Friday, 18th February, 2000: a meeting of the book group at Inverness Library. It’s notable because the reclusive writer Marjorie Macpherson is leading a workshop; but three people are making their way to Inverness with agendas that will make this truly an evening like no other. Henry Jennings, a single, middle-aged financial adviser, became infatuated with Marjorie (or, at least, with his mental image of her) from reading her books; now, his chance to meet her has come. Henry’s estranged brother, Peter, has been sent a manuscript of a recent poem in Scottish Gaelic by one Angus Urquhart, with mysterious instructions to return it by hand; as Peter translates the poem, something clicks – could Urquhart be Calum Calum, the subject of Peter’s thesis, whose last known work was composed sixty years previously? And Elena Martìnez also has business with Angus Urquhart, as she believes him to be the veteran of the Spanish Civil War who betrayed her grandfather and brought shame on her family.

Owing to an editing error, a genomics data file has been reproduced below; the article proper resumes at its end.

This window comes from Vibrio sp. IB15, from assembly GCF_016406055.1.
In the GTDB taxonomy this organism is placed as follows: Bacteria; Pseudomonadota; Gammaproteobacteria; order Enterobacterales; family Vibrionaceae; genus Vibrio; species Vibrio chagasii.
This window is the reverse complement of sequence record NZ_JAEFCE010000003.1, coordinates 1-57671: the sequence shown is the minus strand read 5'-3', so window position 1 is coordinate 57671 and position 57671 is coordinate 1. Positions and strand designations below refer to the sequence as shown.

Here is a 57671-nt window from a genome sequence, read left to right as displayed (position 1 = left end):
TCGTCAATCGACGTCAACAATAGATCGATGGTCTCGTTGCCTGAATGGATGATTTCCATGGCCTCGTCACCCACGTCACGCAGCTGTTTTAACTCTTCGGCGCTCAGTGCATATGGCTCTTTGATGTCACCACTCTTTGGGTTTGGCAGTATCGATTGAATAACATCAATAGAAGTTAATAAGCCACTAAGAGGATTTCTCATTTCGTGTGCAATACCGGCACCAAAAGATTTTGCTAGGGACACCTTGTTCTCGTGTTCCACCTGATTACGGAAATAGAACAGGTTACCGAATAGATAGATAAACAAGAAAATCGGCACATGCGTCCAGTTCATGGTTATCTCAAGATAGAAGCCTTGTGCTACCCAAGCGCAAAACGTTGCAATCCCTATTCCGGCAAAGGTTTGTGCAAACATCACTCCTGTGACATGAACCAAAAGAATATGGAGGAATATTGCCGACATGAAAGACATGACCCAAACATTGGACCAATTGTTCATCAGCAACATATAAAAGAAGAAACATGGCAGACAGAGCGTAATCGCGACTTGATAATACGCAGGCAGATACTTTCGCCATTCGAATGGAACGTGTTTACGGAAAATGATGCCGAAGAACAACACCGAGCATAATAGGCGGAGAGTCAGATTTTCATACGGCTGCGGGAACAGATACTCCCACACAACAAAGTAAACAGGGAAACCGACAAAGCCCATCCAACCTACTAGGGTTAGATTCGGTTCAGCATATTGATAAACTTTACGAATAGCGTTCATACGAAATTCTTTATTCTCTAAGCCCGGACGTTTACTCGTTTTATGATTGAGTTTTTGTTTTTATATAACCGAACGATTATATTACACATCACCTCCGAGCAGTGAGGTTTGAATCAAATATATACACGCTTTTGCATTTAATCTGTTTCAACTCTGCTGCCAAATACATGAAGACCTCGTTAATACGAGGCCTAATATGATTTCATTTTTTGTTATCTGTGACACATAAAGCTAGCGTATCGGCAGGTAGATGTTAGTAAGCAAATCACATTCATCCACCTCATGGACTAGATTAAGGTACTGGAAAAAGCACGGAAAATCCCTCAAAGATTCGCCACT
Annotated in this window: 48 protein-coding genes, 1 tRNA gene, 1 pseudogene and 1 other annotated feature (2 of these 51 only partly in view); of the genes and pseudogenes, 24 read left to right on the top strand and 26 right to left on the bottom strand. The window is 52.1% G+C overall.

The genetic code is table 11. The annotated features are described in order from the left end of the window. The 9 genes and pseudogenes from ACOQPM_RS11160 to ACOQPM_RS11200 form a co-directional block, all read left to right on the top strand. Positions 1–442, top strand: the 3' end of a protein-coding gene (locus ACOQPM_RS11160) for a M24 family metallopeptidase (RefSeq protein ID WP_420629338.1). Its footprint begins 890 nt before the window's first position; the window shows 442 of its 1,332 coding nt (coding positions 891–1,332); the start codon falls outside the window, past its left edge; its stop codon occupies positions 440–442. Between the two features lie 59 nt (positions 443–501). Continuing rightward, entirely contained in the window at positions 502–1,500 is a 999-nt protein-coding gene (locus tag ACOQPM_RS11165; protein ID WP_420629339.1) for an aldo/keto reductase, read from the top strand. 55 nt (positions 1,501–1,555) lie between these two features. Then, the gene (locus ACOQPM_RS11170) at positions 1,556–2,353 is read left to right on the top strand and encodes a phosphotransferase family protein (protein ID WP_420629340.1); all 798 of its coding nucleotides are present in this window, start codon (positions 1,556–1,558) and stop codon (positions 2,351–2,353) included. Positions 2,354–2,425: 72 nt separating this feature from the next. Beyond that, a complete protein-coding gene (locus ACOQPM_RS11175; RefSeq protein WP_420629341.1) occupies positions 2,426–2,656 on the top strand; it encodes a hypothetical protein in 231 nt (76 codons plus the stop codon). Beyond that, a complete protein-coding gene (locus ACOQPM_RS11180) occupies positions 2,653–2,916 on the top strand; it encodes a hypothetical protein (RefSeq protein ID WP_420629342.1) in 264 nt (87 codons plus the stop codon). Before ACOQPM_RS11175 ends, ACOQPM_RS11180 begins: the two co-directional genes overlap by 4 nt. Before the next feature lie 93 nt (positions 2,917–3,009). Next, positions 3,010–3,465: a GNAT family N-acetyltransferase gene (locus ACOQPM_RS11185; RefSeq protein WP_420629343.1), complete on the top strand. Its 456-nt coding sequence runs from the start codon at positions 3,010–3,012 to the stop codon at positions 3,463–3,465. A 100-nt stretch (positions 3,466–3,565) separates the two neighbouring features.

Well, this is a very enjoyable book. Bobbie Darbyshire has put together three intertwining storylines that, first of all, are told in very engaging styles. The narration may be third-person, but it nevertheless evokes the different characters of the three protagonists. This happens most strongly in the passages told from Peter’s viewpoint, whose terse sentence-fragments convey a rather irritating personality; but it’s there with the others, too – Henry comes across as essentially a nice man who gets a little too emotionally attached to certain people; Elena’s ‘narrative voice’ is more neutral than the others, but it does capture her hesitancy and feeling of being slightly adrift from the rest of the world, wherever she goes. These voices are highly effective in bringing the reader into and through the story.
But the plot itself is no slouch when it comes to doing that, either. There are some neat twists that reconfigure what we thought we already knew; and, beneath the light exterior, there’s an interesting look at what can happen when a truth you held close to your heart turns out to be less true than you supposed. Love, Revenge & Buttered Scones is a fast, fun read, but not a superficial one. Well worth a look.